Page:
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Photo essay: Mexican indigenous front agitates for rights of migrants in the US

Text and photos by David Bacon


MAY 31, 2008 -- The assembly of the Indigenous Front of Binational Organisations in the Mixteca region of Oaxaca, one of the poorest areas in Mexico. A large percentage of the indigenous population of Oaxaca and other states has left to work in northern Mexico and in the United States. The FIOB is a political organisation of indigenous communities and migrants, with chapters in Mexico and the US. It advocates for the rights of migrants, and for the right not to migrate -- for economic development which would enable people to stay home.

Delegates discuss FIOB's by-laws and political positions, vote to adopt them, and then elect new binational leadership in a democratic and open process. Julio Sandoval, a delegate from Baja California, recounts his experience as a political prisoner in the penitentiary of Ensenaada, where he was held for three years after leading a fight for housing for indigenous migrants. At the end of the assembly, Gaspar Rivera-Salgado, newly elected as FIOB's binational coordinator, addresses the delegates, and a group of Triqui women rise to their feet with a clenched-fist salute.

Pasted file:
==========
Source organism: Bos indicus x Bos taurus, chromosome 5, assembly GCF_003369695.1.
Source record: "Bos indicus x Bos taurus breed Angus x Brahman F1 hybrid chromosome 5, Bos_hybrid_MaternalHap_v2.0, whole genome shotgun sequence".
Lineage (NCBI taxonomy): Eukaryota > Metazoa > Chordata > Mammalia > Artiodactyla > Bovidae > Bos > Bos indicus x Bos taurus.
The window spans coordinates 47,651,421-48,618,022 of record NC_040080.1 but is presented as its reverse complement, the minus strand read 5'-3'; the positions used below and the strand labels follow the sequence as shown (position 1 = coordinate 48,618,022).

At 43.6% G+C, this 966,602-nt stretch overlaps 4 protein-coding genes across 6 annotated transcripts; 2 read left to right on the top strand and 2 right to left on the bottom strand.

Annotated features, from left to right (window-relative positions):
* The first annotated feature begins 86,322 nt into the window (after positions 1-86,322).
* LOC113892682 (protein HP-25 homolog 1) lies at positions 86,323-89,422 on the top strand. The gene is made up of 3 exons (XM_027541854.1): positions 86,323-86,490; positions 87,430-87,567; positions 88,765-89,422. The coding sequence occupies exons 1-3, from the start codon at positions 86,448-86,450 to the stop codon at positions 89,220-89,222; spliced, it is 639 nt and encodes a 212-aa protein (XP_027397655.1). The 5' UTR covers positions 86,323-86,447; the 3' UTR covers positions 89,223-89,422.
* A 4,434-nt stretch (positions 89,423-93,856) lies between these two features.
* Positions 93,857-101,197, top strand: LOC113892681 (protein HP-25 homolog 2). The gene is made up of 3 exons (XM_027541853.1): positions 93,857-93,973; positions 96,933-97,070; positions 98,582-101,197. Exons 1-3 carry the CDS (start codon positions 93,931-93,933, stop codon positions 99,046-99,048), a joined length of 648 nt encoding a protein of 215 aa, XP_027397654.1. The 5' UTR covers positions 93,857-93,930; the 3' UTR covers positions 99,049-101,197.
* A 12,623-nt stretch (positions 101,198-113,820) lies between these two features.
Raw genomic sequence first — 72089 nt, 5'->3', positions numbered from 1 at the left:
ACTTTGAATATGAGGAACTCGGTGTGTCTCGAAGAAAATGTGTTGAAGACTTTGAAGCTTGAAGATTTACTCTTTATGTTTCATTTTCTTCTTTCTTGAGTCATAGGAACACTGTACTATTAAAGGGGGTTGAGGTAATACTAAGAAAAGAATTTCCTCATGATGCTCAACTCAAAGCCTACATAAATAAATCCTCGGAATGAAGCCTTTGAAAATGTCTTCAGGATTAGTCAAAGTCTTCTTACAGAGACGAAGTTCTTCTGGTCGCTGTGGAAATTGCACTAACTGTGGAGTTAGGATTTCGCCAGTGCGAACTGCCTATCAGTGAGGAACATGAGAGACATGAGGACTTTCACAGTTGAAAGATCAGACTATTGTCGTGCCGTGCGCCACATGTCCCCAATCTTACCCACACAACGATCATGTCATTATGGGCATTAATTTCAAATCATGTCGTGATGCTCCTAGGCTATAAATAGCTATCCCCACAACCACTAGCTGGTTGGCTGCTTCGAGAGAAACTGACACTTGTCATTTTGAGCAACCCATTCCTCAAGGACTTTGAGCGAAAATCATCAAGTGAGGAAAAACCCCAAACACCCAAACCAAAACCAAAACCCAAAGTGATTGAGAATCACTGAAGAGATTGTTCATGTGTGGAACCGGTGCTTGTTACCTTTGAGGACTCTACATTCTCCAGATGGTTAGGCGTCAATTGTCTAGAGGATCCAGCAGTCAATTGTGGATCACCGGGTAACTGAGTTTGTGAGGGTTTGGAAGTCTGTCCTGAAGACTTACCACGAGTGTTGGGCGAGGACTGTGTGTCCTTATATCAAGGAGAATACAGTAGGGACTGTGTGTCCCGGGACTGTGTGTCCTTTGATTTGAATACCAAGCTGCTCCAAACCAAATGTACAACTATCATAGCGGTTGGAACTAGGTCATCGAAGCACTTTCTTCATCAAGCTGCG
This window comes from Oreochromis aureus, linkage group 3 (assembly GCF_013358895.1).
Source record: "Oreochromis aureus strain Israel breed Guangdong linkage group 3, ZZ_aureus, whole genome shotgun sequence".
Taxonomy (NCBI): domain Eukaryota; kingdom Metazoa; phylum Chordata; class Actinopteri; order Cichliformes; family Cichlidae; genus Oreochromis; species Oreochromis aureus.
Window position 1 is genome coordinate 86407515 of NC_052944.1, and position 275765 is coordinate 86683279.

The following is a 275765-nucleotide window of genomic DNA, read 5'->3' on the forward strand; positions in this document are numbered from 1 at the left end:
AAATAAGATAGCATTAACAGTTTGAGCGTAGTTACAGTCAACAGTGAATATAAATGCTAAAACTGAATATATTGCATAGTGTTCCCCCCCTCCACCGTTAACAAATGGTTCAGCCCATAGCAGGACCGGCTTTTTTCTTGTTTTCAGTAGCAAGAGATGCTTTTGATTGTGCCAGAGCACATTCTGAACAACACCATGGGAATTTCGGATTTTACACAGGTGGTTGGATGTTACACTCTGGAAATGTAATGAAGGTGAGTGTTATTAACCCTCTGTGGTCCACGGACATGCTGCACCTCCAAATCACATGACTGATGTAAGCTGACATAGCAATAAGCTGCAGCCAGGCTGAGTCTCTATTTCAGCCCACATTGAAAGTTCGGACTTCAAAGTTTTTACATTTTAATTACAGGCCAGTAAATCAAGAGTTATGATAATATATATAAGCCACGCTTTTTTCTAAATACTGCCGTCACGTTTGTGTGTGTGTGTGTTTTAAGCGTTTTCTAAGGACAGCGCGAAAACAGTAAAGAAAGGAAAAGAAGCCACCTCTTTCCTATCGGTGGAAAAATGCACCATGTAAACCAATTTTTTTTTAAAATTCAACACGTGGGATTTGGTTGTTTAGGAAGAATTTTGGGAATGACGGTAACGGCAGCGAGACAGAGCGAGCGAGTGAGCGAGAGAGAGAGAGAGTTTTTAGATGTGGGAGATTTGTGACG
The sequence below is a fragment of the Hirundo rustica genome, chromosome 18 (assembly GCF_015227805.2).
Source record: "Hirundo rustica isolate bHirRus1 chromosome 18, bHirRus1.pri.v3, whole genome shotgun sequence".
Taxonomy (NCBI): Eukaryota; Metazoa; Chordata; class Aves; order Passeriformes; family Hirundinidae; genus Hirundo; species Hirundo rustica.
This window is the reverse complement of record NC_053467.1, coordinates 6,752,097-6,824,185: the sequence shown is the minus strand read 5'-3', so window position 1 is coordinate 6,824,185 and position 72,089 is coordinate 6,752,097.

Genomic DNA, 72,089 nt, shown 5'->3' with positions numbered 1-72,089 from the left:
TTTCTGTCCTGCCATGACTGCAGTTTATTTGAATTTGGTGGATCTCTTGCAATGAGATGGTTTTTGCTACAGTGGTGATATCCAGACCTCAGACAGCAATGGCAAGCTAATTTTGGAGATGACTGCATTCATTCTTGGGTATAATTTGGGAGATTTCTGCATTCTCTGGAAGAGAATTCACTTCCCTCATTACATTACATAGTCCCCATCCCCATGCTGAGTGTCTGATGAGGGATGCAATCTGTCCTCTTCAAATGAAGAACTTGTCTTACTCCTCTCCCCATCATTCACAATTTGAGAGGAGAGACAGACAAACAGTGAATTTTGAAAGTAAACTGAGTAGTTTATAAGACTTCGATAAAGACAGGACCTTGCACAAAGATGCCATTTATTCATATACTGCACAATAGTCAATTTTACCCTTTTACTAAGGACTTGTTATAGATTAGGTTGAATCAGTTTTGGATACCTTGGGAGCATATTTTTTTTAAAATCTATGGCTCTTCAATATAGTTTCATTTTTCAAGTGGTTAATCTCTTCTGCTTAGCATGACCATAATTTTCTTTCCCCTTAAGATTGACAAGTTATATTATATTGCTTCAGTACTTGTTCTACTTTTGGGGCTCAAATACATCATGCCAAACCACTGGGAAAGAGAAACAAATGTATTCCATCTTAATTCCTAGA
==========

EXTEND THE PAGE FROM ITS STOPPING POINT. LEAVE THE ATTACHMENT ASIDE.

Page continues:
For more articles and images on immigration, see

Coming in September 2008, from Beacon Press: Illegal People -- How Globalization Creates Migration and Criminalizes Immigrants,


See also the photodocumentary on indigenous migration to the US Communities Without Borders (Cornell University/ILR Press, 2006),

See also The Children of NAFTA, Labor Wars on the U.S./Mexico Border (University of California, 2004),

David Bacon, photographs and stories,

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